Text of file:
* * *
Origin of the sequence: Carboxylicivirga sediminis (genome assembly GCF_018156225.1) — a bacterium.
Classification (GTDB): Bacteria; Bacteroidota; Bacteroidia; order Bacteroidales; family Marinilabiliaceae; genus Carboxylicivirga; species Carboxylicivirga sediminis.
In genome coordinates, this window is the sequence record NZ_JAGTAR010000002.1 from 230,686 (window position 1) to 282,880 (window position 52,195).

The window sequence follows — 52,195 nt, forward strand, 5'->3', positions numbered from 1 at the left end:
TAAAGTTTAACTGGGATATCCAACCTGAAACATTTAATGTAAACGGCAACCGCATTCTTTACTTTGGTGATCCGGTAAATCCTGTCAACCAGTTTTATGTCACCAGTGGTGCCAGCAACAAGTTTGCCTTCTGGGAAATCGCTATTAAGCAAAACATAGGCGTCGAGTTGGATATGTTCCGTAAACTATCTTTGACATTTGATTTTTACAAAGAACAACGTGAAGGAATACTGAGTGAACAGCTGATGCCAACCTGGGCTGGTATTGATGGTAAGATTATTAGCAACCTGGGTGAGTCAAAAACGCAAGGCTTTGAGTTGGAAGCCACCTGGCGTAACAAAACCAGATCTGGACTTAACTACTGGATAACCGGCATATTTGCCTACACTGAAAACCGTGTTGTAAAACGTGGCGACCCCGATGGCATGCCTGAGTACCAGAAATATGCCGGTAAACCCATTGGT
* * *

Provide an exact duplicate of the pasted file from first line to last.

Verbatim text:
Origin of the sequence: Carboxylicivirga sediminis (genome assembly GCF_018156225.1) — a bacterium.
Classification (GTDB): Bacteria; Bacteroidota; Bacteroidia; order Bacteroidales; family Marinilabiliaceae; genus Carboxylicivirga; species Carboxylicivirga sediminis.
In genome coordinates, this window is the sequence record NZ_JAGTAR010000002.1 from 230,686 (window position 1) to 282,880 (window position 52,195).

The window sequence follows — 52,195 nt, forward strand, 5'->3', positions numbered from 1 at the left end:
TAAAGTTTAACTGGGATATCCAACCTGAAACATTTAATGTAAACGGCAACCGCATTCTTTACTTTGGTGATCCGGTAAATCCTGTCAACCAGTTTTATGTCACCAGTGGTGCCAGCAACAAGTTTGCCTTCTGGGAAATCGCTATTAAGCAAAACATAGGCGTCGAGTTGGATATGTTCCGTAAACTATCTTTGACATTTGATTTTTACAAAGAACAACGTGAAGGAATACTGAGTGAACAGCTGATGCCAACCTGGGCTGGTATTGATGGTAAGATTATTAGCAACCTGGGTGAGTCAAAAACGCAAGGCTTTGAGTTGGAAGCCACCTGGCGTAACAAAACCAGATCTGGACTTAACTACTGGATAACCGGCATATTTGCCTACACTGAAAACCGTGTTGTAAAACGTGGCGACCCCGATGGCATGCCTGAGTACCAGAAATATGCCGGTAAACCCATTGGT